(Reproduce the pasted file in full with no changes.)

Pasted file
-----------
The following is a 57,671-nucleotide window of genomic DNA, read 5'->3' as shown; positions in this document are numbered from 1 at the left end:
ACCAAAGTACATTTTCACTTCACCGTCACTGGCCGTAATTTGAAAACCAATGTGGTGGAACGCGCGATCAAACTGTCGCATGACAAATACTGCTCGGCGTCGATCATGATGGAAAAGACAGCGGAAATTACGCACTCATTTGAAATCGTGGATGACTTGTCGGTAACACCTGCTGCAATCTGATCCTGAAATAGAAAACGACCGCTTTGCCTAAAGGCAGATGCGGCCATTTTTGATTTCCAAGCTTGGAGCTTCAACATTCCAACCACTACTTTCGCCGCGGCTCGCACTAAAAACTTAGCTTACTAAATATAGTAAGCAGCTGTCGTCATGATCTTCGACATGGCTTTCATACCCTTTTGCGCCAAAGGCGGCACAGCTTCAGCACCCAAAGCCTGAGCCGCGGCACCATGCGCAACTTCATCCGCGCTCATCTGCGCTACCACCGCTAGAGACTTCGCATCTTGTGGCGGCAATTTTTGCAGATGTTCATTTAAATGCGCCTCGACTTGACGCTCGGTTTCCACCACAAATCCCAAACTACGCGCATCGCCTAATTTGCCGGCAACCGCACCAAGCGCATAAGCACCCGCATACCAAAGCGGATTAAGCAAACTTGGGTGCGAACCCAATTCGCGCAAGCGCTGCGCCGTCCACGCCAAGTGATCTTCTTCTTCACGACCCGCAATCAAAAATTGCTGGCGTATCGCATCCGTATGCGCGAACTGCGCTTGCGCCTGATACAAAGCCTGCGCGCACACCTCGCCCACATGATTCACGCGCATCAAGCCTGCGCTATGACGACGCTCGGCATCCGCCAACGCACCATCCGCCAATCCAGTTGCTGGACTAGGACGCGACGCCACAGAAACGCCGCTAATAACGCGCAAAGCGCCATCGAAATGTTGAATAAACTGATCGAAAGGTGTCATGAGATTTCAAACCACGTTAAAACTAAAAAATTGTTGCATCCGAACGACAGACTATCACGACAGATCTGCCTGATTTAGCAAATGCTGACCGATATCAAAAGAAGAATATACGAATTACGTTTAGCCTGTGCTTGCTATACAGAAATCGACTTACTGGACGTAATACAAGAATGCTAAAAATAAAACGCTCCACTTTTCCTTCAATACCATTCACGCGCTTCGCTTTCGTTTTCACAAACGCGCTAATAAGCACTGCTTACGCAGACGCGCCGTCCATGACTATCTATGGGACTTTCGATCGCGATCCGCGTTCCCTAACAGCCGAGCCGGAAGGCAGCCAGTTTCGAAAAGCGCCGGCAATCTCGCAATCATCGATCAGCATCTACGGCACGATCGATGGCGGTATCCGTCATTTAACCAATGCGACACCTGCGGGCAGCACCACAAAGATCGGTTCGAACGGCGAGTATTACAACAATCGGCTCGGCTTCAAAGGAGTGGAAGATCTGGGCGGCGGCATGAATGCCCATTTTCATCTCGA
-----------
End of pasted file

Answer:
The following is a 57,671-nucleotide window of genomic DNA, read 5'->3' as shown; positions in this document are numbered from 1 at the left end:
ACCAAAGTACATTTTCACTTCACCGTCACTGGCCGTAATTTGAAAACCAATGTGGTGGAACGCGCGATCAAACTGTCGCATGACAAATACTGCTCGGCGTCGATCATGATGGAAAAGACAGCGGAAATTACGCACTCATTTGAAATCGTGGATGACTTGTCGGTAACACCTGCTGCAATCTGATCCTGAAATAGAAAACGACCGCTTTGCCTAAAGGCAGATGCGGCCATTTTTGATTTCCAAGCTTGGAGCTTCAACATTCCAACCACTACTTTCGCCGCGGCTCGCACTAAAAACTTAGCTTACTAAATATAGTAAGCAGCTGTCGTCATGATCTTCGACATGGCTTTCATACCCTTTTGCGCCAAAGGCGGCACAGCTTCAGCACCCAAAGCCTGAGCCGCGGCACCATGCGCAACTTCATCCGCGCTCATCTGCGCTACCACCGCTAGAGACTTCGCATCTTGTGGCGGCAATTTTTGCAGATGTTCATTTAAATGCGCCTCGACTTGACGCTCGGTTTCCACCACAAATCCCAAACTACGCGCATCGCCTAATTTGCCGGCAACCGCACCAAGCGCATAAGCACCCGCATACCAAAGCGGATTAAGCAAACTTGGGTGCGAACCCAATTCGCGCAAGCGCTGCGCCGTCCACGCCAAGTGATCTTCTTCTTCACGACCCGCAATCAAAAATTGCTGGCGTATCGCATCCGTATGCGCGAACTGCGCTTGCGCCTGATACAAAGCCTGCGCGCACACCTCGCCCACATGATTCACGCGCATCAAGCCTGCGCTATGACGACGCTCGGCATCCGCCAACGCACCATCCGCCAATCCAGTTGCTGGACTAGGACGCGACGCCACAGAAACGCCGCTAATAACGCGCAAAGCGCCATCGAAATGTTGAATAAACTGATCGAAAGGTGTCATGAGATTTCAAACCACGTTAAAACTAAAAAATTGTTGCATCCGAACGACAGACTATCACGACAGATCTGCCTGATTTAGCAAATGCTGACCGATATCAAAAGAAGAATATACGAATTACGTTTAGCCTGTGCTTGCTATACAGAAATCGACTTACTGGACGTAATACAAGAATGCTAAAAATAAAACGCTCCACTTTTCCTTCAATACCATTCACGCGCTTCGCTTTCGTTTTCACAAACGCGCTAATAAGCACTGCTTACGCAGACGCGCCGTCCATGACTATCTATGGGACTTTCGATCGCGATCCGCGTTCCCTAACAGCCGAGCCGGAAGGCAGCCAGTTTCGAAAAGCGCCGGCAATCTCGCAATCATCGATCAGCATCTACGGCACGATCGATGGCGGTATCCGTCATTTAACCAATGCGACACCTGCGGGCAGCACCACAAAGATCGGTTCGAACGGCGAGTATTACAACAATCGGCTCGGCTTCAAAGGAGTGGAAGATCTGGGCGGCGGCATGAATGCCCATTTTCATCTCGA